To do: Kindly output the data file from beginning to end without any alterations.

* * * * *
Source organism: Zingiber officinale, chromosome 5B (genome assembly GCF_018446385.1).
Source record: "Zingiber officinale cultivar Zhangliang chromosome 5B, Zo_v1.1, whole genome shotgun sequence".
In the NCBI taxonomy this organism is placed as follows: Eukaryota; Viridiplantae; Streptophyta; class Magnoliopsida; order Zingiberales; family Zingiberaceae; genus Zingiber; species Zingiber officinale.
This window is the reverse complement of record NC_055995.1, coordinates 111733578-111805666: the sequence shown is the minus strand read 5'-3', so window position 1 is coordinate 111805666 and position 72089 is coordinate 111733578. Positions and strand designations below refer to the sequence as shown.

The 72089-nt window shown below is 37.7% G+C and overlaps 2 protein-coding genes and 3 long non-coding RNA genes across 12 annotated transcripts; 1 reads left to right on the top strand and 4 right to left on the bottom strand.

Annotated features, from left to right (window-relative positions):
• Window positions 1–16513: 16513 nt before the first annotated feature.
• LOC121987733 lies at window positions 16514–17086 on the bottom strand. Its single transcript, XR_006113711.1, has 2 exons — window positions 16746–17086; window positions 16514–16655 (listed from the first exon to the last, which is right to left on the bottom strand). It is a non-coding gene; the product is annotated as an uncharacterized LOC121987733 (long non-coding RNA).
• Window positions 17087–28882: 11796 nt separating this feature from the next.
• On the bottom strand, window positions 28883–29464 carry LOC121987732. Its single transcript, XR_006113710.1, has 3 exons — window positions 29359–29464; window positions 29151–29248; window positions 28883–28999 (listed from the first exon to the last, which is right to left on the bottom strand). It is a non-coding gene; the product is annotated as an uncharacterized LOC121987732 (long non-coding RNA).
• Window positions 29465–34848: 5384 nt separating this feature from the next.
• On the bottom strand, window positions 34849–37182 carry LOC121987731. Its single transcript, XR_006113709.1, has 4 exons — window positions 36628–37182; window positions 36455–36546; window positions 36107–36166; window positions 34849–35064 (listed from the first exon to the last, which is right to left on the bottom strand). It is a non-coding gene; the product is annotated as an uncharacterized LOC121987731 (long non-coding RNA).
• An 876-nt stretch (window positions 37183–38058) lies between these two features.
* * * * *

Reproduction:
Source organism: Zingiber officinale, chromosome 5B (genome assembly GCF_018446385.1).
Source record: "Zingiber officinale cultivar Zhangliang chromosome 5B, Zo_v1.1, whole genome shotgun sequence".
In the NCBI taxonomy this organism is placed as follows: Eukaryota; Viridiplantae; Streptophyta; class Magnoliopsida; order Zingiberales; family Zingiberaceae; genus Zingiber; species Zingiber officinale.
This window is the reverse complement of record NC_055995.1, coordinates 111733578-111805666: the sequence shown is the minus strand read 5'-3', so window position 1 is coordinate 111805666 and position 72089 is coordinate 111733578. Positions and strand designations below refer to the sequence as shown.

The 72089-nt window shown below is 37.7% G+C and overlaps 2 protein-coding genes and 3 long non-coding RNA genes across 12 annotated transcripts; 1 reads left to right on the top strand and 4 right to left on the bottom strand.

Annotated features, from left to right (window-relative positions):
• Window positions 1–16513: 16513 nt before the first annotated feature.
• LOC121987733 lies at window positions 16514–17086 on the bottom strand. Its single transcript, XR_006113711.1, has 2 exons — window positions 16746–17086; window positions 16514–16655 (listed from the first exon to the last, which is right to left on the bottom strand). It is a non-coding gene; the product is annotated as an uncharacterized LOC121987733 (long non-coding RNA).
• Window positions 17087–28882: 11796 nt separating this feature from the next.
• On the bottom strand, window positions 28883–29464 carry LOC121987732. Its single transcript, XR_006113710.1, has 3 exons — window positions 29359–29464; window positions 29151–29248; window positions 28883–28999 (listed from the first exon to the last, which is right to left on the bottom strand). It is a non-coding gene; the product is annotated as an uncharacterized LOC121987732 (long non-coding RNA).
• Window positions 29465–34848: 5384 nt separating this feature from the next.
• On the bottom strand, window positions 34849–37182 carry LOC121987731. Its single transcript, XR_006113709.1, has 4 exons — window positions 36628–37182; window positions 36455–36546; window positions 36107–36166; window positions 34849–35064 (listed from the first exon to the last, which is right to left on the bottom strand). It is a non-coding gene; the product is annotated as an uncharacterized LOC121987731 (long non-coding RNA).
• An 876-nt stretch (window positions 37183–38058) lies between these two features.